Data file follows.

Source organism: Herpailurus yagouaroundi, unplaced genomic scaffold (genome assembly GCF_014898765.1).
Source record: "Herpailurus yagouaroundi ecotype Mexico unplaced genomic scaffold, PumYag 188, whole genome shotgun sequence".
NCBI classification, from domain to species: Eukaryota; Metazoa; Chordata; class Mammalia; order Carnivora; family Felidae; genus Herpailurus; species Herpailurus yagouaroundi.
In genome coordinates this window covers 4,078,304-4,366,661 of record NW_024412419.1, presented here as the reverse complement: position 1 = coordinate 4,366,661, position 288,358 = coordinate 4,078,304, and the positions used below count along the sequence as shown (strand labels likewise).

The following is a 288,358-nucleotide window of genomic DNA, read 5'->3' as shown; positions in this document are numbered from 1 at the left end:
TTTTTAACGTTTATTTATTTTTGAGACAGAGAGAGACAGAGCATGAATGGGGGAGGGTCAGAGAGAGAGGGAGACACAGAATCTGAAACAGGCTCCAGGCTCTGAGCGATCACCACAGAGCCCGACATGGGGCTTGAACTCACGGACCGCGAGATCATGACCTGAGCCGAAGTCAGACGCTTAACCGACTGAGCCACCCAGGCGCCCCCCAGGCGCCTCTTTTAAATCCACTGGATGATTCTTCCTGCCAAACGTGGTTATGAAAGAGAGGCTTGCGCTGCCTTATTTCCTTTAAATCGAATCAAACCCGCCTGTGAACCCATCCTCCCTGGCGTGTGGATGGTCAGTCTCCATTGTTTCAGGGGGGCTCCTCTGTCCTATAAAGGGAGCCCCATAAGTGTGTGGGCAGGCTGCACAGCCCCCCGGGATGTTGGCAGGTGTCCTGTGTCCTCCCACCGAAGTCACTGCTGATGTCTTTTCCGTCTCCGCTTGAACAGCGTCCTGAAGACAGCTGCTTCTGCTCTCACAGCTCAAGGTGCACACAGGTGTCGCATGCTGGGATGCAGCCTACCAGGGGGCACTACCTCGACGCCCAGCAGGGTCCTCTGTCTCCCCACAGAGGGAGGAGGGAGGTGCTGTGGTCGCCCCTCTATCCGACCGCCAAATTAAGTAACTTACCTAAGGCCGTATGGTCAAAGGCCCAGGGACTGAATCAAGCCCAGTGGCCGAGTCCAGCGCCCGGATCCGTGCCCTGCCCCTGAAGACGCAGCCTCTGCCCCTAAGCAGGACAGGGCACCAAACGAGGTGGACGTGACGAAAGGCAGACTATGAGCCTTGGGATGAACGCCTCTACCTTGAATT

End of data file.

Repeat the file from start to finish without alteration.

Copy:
Source organism: Herpailurus yagouaroundi, unplaced genomic scaffold (genome assembly GCF_014898765.1).
Source record: "Herpailurus yagouaroundi ecotype Mexico unplaced genomic scaffold, PumYag 188, whole genome shotgun sequence".
NCBI classification, from domain to species: Eukaryota; Metazoa; Chordata; class Mammalia; order Carnivora; family Felidae; genus Herpailurus; species Herpailurus yagouaroundi.
In genome coordinates this window covers 4,078,304-4,366,661 of record NW_024412419.1, presented here as the reverse complement: position 1 = coordinate 4,366,661, position 288,358 = coordinate 4,078,304, and the positions used below count along the sequence as shown (strand labels likewise).

The following is a 288,358-nucleotide window of genomic DNA, read 5'->3' as shown; positions in this document are numbered from 1 at the left end:
TTTTTAACGTTTATTTATTTTTGAGACAGAGAGAGACAGAGCATGAATGGGGGAGGGTCAGAGAGAGAGGGAGACACAGAATCTGAAACAGGCTCCAGGCTCTGAGCGATCACCACAGAGCCCGACATGGGGCTTGAACTCACGGACCGCGAGATCATGACCTGAGCCGAAGTCAGACGCTTAACCGACTGAGCCACCCAGGCGCCCCCCAGGCGCCTCTTTTAAATCCACTGGATGATTCTTCCTGCCAAACGTGGTTATGAAAGAGAGGCTTGCGCTGCCTTATTTCCTTTAAATCGAATCAAACCCGCCTGTGAACCCATCCTCCCTGGCGTGTGGATGGTCAGTCTCCATTGTTTCAGGGGGGCTCCTCTGTCCTATAAAGGGAGCCCCATAAGTGTGTGGGCAGGCTGCACAGCCCCCCGGGATGTTGGCAGGTGTCCTGTGTCCTCCCACCGAAGTCACTGCTGATGTCTTTTCCGTCTCCGCTTGAACAGCGTCCTGAAGACAGCTGCTTCTGCTCTCACAGCTCAAGGTGCACACAGGTGTCGCATGCTGGGATGCAGCCTACCAGGGGGCACTACCTCGACGCCCAGCAGGGTCCTCTGTCTCCCCACAGAGGGAGGAGGGAGGTGCTGTGGTCGCCCCTCTATCCGACCGCCAAATTAAGTAACTTACCTAAGGCCGTATGGTCAAAGGCCCAGGGACTGAATCAAGCCCAGTGGCCGAGTCCAGCGCCCGGATCCGTGCCCTGCCCCTGAAGACGCAGCCTCTGCCCCTAAGCAGGACAGGGCACCAAACGAGGTGGACGTGACGAAAGGCAGACTATGAGCCTTGGGATGAACGCCTCTACCTTGAATT